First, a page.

Wed. May 29th, 2024

Matanuska Bridge @ Rocky Brown

By Karla Fetrow

From Wagon Trail to Highway

Tell any New Alaskan you plan to take a drive up the Richardson, and it will be immediately assumed you’re referring to that meandering strip of road between Valdez and Fairbanks, giving you access to Wrangell St. Elias Park; an astonishing wilderness enclave and the largest National Park in the United States.  However, say this to any died in the wool, veteran Alaskan, and that person will immediately know that you mean you’re planning to use the road that was once the only passage into Alaska.

The Richardson underwent a great deal of metamorphosis over the years.  It was first punched out as a wagon trail for gold prospectors in the late 1800’s.  The monies appropriated for this project came grudgingly.  The US Government and budget watching citizens were still not convinced that the purchase of Alaska was a wise investment, and still referred to it as “Seward’s Folly”.  However, gold was already being removed from the Port of Valdez at an astonishing rate, and newspapers were ringing to the sound of Klondike gold in the Dawson Creek beds and along the Alaskan border.  There was one major problem.  The primary routes leading to the gold camps were on Canadian soil, and two of them, the Ashcroft and Edmonton, for the entire length.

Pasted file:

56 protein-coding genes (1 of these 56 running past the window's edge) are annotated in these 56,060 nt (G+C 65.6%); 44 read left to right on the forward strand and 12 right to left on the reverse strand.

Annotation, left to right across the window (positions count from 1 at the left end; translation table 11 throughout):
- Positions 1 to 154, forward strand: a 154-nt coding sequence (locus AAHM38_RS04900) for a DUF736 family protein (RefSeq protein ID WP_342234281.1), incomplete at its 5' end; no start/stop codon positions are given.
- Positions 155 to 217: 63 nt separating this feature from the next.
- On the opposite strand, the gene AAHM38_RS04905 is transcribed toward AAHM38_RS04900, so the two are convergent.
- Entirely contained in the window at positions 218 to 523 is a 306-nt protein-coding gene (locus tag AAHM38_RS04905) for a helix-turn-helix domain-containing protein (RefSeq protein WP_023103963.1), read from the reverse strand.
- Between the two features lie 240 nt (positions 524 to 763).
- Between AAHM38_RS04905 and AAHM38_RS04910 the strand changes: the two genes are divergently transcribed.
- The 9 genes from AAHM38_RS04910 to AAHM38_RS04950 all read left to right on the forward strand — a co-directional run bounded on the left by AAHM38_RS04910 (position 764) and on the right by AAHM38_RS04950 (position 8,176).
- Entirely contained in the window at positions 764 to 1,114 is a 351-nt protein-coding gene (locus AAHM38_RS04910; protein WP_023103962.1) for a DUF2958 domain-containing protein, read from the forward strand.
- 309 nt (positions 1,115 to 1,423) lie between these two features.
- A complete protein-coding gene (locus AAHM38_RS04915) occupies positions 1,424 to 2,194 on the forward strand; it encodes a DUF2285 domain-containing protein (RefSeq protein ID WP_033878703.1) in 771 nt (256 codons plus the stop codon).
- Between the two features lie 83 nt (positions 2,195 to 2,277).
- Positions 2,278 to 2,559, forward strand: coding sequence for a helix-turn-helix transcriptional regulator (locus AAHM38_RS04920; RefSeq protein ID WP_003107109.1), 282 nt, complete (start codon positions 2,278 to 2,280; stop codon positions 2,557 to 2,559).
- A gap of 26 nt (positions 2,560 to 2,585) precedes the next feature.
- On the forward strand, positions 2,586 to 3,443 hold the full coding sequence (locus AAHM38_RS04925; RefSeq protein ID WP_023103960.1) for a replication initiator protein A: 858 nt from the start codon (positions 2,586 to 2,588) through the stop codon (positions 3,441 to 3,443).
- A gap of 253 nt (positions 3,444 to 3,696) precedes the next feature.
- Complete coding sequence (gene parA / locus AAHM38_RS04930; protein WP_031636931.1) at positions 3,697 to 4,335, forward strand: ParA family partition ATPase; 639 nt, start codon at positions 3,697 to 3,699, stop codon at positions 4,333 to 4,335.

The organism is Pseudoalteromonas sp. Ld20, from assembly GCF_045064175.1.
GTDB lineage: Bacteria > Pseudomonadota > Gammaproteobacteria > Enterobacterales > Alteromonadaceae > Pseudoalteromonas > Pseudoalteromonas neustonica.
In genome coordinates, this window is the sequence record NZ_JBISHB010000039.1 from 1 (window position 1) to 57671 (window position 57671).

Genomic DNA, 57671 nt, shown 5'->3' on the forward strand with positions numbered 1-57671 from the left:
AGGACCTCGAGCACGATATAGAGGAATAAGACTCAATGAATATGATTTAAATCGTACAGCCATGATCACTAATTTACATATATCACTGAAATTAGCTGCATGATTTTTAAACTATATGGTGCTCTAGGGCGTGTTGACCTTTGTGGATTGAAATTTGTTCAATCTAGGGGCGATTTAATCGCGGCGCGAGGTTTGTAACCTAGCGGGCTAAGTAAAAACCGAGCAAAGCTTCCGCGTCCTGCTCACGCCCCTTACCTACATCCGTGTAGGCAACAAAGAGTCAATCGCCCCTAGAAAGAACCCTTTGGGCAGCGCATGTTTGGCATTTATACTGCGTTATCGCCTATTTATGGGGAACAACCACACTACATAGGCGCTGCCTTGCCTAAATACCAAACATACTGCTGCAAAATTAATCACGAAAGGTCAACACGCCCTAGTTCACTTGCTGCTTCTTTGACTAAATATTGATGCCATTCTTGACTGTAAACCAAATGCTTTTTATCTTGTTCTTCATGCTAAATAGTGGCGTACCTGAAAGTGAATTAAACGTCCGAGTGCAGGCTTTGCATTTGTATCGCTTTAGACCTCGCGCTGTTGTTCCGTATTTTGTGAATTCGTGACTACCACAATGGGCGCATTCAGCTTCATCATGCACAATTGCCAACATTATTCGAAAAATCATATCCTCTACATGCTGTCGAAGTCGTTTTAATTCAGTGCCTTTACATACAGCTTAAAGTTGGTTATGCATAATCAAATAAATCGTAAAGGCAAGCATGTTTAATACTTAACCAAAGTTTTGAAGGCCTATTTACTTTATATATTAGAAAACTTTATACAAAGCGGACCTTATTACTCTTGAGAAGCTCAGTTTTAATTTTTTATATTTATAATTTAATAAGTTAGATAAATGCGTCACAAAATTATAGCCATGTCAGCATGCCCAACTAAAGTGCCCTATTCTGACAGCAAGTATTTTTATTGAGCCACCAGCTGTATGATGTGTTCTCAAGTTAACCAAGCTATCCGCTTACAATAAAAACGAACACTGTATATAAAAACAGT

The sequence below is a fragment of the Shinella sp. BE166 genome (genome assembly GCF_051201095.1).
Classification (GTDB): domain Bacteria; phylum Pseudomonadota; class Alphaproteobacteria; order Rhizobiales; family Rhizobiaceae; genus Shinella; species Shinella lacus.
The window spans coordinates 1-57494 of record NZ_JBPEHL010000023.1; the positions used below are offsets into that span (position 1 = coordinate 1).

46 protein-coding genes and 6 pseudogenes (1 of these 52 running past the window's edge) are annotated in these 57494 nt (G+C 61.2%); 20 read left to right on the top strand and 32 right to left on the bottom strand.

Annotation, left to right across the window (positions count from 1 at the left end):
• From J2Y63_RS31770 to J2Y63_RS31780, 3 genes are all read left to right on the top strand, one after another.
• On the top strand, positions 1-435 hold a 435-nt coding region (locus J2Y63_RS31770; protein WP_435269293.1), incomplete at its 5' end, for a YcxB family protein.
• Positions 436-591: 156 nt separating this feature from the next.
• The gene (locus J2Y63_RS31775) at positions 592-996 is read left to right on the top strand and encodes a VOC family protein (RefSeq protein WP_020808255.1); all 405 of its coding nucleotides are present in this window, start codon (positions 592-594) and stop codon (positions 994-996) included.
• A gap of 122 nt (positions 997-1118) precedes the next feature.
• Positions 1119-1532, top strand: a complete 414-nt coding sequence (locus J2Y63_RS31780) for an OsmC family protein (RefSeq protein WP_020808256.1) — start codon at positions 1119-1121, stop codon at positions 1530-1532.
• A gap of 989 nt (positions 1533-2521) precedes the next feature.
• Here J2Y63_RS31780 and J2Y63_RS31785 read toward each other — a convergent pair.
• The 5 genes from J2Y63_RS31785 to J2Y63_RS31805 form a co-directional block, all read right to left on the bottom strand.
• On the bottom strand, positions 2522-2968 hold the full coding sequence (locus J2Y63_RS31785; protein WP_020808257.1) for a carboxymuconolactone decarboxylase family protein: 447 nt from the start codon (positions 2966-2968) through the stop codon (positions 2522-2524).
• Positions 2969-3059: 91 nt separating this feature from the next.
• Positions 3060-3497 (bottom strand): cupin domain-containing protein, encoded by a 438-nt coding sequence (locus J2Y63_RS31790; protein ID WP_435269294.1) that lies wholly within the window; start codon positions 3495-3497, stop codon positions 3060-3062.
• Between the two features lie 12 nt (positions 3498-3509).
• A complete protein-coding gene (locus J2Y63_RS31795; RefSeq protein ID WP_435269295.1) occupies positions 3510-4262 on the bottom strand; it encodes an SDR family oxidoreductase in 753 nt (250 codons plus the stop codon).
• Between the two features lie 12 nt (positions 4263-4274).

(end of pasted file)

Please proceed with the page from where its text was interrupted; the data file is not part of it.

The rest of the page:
In 1898, as the gold rush was at its peak, the U.S. Army sent exploration teams to Alaska to locate a practical “All-American” route. The main corridors under initial consideration were the Susitna and Matanuska Valleys at the head of Cook Inlet, and the Copper River area.  Heavily promoted by the Pacific Steam Whaling Company, a transport trail was carved out over the top of Valdez Glacier.  Beside the regular government crew and surveyors, much of the architecture of this extremely hazardous route was turned over to destitute prospectors who labored for fifty dollars a month, plus board.  With nothing, really to spend their money on, many of the workers finished this initial ninety-three miles through gnashing cliffs, treacherous avalanche areas and unstable glacial ground, with enough cash to start their lives over elsewhere – but many more died in the attempt.